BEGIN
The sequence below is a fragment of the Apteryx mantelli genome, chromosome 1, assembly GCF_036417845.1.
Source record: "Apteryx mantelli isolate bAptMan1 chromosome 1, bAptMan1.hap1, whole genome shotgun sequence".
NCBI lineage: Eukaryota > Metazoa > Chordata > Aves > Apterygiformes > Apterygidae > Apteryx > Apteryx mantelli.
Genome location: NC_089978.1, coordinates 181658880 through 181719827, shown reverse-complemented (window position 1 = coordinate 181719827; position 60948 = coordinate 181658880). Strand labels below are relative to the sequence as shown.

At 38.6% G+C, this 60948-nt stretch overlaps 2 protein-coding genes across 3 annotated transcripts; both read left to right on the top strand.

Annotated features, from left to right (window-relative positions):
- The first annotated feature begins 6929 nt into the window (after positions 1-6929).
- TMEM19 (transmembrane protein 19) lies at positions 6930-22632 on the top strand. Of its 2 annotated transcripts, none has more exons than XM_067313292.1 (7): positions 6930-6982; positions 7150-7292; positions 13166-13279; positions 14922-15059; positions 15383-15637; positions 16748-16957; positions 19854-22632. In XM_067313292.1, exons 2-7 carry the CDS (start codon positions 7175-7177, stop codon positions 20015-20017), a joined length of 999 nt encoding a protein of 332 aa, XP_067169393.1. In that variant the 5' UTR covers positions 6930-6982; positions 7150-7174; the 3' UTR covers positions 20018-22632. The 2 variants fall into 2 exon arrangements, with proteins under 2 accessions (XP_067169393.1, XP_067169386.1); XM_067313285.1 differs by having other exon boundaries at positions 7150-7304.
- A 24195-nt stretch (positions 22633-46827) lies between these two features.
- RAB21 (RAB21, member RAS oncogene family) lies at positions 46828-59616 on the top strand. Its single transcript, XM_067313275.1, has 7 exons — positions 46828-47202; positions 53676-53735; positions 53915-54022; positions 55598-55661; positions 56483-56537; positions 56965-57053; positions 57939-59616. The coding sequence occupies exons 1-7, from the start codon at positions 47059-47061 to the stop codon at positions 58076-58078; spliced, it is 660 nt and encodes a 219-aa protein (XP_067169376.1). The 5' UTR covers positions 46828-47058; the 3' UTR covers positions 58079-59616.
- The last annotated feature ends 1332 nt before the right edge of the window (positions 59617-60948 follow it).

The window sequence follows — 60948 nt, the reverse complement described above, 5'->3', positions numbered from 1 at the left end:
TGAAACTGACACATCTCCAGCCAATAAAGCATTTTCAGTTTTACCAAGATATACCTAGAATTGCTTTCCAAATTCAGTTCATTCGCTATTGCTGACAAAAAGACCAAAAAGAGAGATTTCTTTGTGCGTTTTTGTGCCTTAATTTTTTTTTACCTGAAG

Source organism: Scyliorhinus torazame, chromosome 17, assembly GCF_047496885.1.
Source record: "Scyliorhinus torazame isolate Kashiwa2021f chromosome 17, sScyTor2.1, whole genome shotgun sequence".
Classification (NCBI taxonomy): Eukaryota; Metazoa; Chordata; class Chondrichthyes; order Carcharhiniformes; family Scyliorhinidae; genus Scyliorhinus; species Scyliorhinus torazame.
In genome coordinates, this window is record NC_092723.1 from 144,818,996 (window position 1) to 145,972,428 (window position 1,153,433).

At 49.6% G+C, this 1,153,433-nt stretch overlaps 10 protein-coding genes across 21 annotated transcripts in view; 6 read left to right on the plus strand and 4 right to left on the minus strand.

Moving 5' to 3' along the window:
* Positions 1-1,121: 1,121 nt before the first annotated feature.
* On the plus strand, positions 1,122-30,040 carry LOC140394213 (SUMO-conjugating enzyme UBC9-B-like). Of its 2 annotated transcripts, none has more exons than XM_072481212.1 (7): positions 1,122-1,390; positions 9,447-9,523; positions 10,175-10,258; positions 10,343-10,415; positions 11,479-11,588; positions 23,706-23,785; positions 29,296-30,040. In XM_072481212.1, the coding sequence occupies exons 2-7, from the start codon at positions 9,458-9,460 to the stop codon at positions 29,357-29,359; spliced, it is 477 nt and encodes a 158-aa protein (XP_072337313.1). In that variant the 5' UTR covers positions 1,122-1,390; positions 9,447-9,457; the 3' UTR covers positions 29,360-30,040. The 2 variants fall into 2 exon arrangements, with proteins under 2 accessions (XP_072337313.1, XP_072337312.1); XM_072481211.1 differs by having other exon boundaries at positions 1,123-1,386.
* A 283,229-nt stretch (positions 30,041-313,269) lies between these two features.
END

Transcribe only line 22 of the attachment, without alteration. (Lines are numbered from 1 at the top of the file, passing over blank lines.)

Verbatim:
* A 283,229-nt stretch (positions 30,041-313,269) lies between these two features.